You’re on your iPhone and reading a tweet from your favourite news site.

You want to read more and click on the link. When that page finally loads . . . waiting, waiting . . . you end up on a full Web site with a tiny story and tinier display ads (or an underdeveloped WAP site).

That scene still plays out too often across the Web despite plenty of good “mobile first” advice.

That was just one of the problems we aimed to solve with the Tribune’s development of a new mobile “device-agnostic” site for the Chicago Tribune.

We knew an optimised, consistent Web experience for users across all operating systems, browsers, and devices would help us in many ways:

  • Go where the users are as quickly as possible. Our monthly mobile traffic likely will surpass our desktop pageviews sometime in 2013. We also saw in the numbers what others have seen: Users seem to prefer the Web browser to consumer news apps.

  • Save time and money in the development and support of native apps. New iPad Mini released? No problem. New “phablets” released? No problem. 

  • Provide advertisers with new ways to connect with mobile users. No more pinch and zoom to access tiny ads meant for a desktop experience. Our readers will receive only those ads that are optimised for their device.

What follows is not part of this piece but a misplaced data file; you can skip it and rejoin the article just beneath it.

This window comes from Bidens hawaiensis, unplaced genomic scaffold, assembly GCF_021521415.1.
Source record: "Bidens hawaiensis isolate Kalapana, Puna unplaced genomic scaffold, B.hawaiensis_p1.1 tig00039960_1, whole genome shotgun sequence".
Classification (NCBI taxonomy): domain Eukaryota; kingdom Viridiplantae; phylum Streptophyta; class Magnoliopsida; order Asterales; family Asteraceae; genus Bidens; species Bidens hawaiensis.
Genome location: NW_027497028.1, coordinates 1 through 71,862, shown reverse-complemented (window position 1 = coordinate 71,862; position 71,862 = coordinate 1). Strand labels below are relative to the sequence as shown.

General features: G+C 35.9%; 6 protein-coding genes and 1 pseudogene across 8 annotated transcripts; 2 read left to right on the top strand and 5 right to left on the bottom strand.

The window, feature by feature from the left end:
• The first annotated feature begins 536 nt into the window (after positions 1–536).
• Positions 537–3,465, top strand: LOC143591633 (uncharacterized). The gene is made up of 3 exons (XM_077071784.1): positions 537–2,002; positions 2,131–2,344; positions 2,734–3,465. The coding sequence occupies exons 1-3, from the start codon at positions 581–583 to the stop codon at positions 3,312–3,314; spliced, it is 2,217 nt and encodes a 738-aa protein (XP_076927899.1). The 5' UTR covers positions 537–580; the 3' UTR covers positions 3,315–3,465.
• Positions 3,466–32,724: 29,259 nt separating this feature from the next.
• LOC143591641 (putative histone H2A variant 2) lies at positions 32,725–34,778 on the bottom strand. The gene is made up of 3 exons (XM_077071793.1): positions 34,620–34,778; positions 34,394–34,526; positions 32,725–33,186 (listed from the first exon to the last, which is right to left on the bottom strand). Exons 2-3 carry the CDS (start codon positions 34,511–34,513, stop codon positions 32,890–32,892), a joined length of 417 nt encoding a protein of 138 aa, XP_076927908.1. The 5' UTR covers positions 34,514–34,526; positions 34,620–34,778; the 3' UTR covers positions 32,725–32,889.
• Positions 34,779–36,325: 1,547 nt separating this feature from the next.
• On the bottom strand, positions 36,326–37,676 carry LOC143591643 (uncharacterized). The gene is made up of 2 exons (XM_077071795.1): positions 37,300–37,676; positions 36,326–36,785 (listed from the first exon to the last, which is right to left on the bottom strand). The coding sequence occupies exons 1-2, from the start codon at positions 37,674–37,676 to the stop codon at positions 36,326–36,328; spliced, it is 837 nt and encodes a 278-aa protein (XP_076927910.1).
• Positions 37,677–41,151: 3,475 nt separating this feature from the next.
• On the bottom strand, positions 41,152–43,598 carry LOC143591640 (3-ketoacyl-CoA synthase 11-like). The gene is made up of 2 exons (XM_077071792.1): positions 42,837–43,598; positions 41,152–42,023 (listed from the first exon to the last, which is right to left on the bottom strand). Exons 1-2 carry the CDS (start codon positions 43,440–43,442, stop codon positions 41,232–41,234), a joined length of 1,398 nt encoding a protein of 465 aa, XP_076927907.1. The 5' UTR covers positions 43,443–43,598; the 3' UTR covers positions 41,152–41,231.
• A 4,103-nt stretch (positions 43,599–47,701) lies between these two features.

• Support our registration drive and new digital subscription programme. We wanted to own the relationship with readers, not let someone else in between us. (Read: Apple.)

  • Force us to simplify our desktop site. We wanted to provide a consistent experience across all devices, including the desktop. Envisioning how it would work on mobile first and working our way back to the desktop accomplished that. 

  • Set the right example for the businesses to which we’re trying to sell digital services. You can’t tell a restaurant that its mobile unfriendly site needs an upgrade if you need one, too.

So, how’s it going, you ask?

So far, so good.

We have learned a lot since the Chicago Tribune’s mobile site launched in August with other Tribune Publishing markets following quickly.

In December, we had our best month of traffic in 2012. Roughly 30% of the pageviews came from our new mobile site. And that’s coming just a few months after launching our digital subscription programme and tightening access to our best stories and columns to non-subscribers.

Advertisers have appreciated the effort as well. This month we’ll start launching sponsors for individual sections as well as native advertising opportunities.

We’ve also developed a tremendous rhythm with our Tribune developers to make sure we turn user and advertiser feedback into quick action on the site’s development.

In the weeks ahead, we’ll be using some of HTML5 advantages with more app-like navigation, off-line reading, and location-based news, events, and deals. 

The knowledge we gain will be used to develop what we will release sooner than later: a fully responsive and adaptive site for all devices, not just mobile ones.